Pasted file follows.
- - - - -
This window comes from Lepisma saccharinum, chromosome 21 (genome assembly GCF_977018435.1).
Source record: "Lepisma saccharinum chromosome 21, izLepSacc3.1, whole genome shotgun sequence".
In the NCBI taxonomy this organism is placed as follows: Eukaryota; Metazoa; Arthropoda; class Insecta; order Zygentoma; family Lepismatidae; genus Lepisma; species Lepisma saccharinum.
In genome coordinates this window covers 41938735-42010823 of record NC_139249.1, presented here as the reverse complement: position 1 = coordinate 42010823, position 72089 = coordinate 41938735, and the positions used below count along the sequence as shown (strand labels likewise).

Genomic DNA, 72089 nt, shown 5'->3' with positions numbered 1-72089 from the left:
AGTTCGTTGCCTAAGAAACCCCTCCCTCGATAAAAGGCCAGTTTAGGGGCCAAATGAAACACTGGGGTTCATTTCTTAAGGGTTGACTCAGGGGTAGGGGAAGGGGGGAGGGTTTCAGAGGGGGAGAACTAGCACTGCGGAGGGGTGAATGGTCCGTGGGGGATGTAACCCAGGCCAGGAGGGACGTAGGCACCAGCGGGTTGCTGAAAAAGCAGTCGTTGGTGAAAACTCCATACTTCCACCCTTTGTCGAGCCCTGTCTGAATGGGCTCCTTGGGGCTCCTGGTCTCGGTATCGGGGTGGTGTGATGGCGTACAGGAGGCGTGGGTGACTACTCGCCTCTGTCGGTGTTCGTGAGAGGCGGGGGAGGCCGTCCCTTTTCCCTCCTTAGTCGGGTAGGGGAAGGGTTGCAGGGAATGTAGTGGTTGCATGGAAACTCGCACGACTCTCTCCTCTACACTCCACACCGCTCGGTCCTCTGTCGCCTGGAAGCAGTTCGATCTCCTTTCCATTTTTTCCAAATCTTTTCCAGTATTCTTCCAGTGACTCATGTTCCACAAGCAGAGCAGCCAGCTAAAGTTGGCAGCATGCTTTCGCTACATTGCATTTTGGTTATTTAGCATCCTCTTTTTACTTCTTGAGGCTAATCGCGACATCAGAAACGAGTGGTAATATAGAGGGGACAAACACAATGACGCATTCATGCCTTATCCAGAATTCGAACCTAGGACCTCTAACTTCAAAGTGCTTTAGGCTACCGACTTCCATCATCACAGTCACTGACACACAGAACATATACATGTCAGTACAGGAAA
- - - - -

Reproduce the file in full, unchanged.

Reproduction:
This window comes from Lepisma saccharinum, chromosome 21 (genome assembly GCF_977018435.1).
Source record: "Lepisma saccharinum chromosome 21, izLepSacc3.1, whole genome shotgun sequence".
In the NCBI taxonomy this organism is placed as follows: Eukaryota; Metazoa; Arthropoda; class Insecta; order Zygentoma; family Lepismatidae; genus Lepisma; species Lepisma saccharinum.
In genome coordinates this window covers 41938735-42010823 of record NC_139249.1, presented here as the reverse complement: position 1 = coordinate 42010823, position 72089 = coordinate 41938735, and the positions used below count along the sequence as shown (strand labels likewise).

Genomic DNA, 72089 nt, shown 5'->3' with positions numbered 1-72089 from the left:
AGTTCGTTGCCTAAGAAACCCCTCCCTCGATAAAAGGCCAGTTTAGGGGCCAAATGAAACACTGGGGTTCATTTCTTAAGGGTTGACTCAGGGGTAGGGGAAGGGGGGAGGGTTTCAGAGGGGGAGAACTAGCACTGCGGAGGGGTGAATGGTCCGTGGGGGATGTAACCCAGGCCAGGAGGGACGTAGGCACCAGCGGGTTGCTGAAAAAGCAGTCGTTGGTGAAAACTCCATACTTCCACCCTTTGTCGAGCCCTGTCTGAATGGGCTCCTTGGGGCTCCTGGTCTCGGTATCGGGGTGGTGTGATGGCGTACAGGAGGCGTGGGTGACTACTCGCCTCTGTCGGTGTTCGTGAGAGGCGGGGGAGGCCGTCCCTTTTCCCTCCTTAGTCGGGTAGGGGAAGGGTTGCAGGGAATGTAGTGGTTGCATGGAAACTCGCACGACTCTCTCCTCTACACTCCACACCGCTCGGTCCTCTGTCGCCTGGAAGCAGTTCGATCTCCTTTCCATTTTTTCCAAATCTTTTCCAGTATTCTTCCAGTGACTCATGTTCCACAAGCAGAGCAGCCAGCTAAAGTTGGCAGCATGCTTTCGCTACATTGCATTTTGGTTATTTAGCATCCTCTTTTTACTTCTTGAGGCTAATCGCGACATCAGAAACGAGTGGTAATATAGAGGGGACAAACACAATGACGCATTCATGCCTTATCCAGAATTCGAACCTAGGACCTCTAACTTCAAAGTGCTTTAGGCTACCGACTTCCATCATCACAGTCACTGACACACAGAACATATACATGTCAGTACAGGAAA